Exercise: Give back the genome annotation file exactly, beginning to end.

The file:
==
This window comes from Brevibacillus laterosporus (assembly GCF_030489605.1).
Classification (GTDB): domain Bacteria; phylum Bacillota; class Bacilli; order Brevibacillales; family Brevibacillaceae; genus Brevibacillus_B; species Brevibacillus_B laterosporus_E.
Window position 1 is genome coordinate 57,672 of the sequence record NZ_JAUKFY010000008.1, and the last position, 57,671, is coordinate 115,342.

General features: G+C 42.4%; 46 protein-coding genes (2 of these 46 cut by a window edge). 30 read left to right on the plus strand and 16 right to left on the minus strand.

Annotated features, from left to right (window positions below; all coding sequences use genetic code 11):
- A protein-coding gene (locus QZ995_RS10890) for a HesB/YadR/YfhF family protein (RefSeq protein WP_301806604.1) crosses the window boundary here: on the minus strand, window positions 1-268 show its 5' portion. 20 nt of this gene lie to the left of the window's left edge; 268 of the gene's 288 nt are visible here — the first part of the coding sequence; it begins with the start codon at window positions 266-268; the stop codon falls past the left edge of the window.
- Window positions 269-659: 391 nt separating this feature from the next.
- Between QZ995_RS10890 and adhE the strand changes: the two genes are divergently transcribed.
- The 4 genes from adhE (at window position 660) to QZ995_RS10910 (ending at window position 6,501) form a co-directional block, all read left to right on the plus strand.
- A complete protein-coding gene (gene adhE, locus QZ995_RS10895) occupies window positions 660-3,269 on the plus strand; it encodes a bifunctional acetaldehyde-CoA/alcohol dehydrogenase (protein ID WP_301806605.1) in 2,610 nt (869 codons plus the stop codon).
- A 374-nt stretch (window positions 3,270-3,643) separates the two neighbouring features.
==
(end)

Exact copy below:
This window comes from Brevibacillus laterosporus (assembly GCF_030489605.1).
Classification (GTDB): domain Bacteria; phylum Bacillota; class Bacilli; order Brevibacillales; family Brevibacillaceae; genus Brevibacillus_B; species Brevibacillus_B laterosporus_E.
Window position 1 is genome coordinate 57,672 of the sequence record NZ_JAUKFY010000008.1, and the last position, 57,671, is coordinate 115,342.

General features: G+C 42.4%; 46 protein-coding genes (2 of these 46 cut by a window edge). 30 read left to right on the plus strand and 16 right to left on the minus strand.

Annotated features, from left to right (window positions below; all coding sequences use genetic code 11):
- A protein-coding gene (locus QZ995_RS10890) for a HesB/YadR/YfhF family protein (RefSeq protein WP_301806604.1) crosses the window boundary here: on the minus strand, window positions 1-268 show its 5' portion. 20 nt of this gene lie to the left of the window's left edge; 268 of the gene's 288 nt are visible here — the first part of the coding sequence; it begins with the start codon at window positions 266-268; the stop codon falls past the left edge of the window.
- Window positions 269-659: 391 nt separating this feature from the next.
- Between QZ995_RS10890 and adhE the strand changes: the two genes are divergently transcribed.
- The 4 genes from adhE (at window position 660) to QZ995_RS10910 (ending at window position 6,501) form a co-directional block, all read left to right on the plus strand.
- A complete protein-coding gene (gene adhE, locus QZ995_RS10895) occupies window positions 660-3,269 on the plus strand; it encodes a bifunctional acetaldehyde-CoA/alcohol dehydrogenase (protein ID WP_301806605.1) in 2,610 nt (869 codons plus the stop codon).
- A 374-nt stretch (window positions 3,270-3,643) separates the two neighbouring features.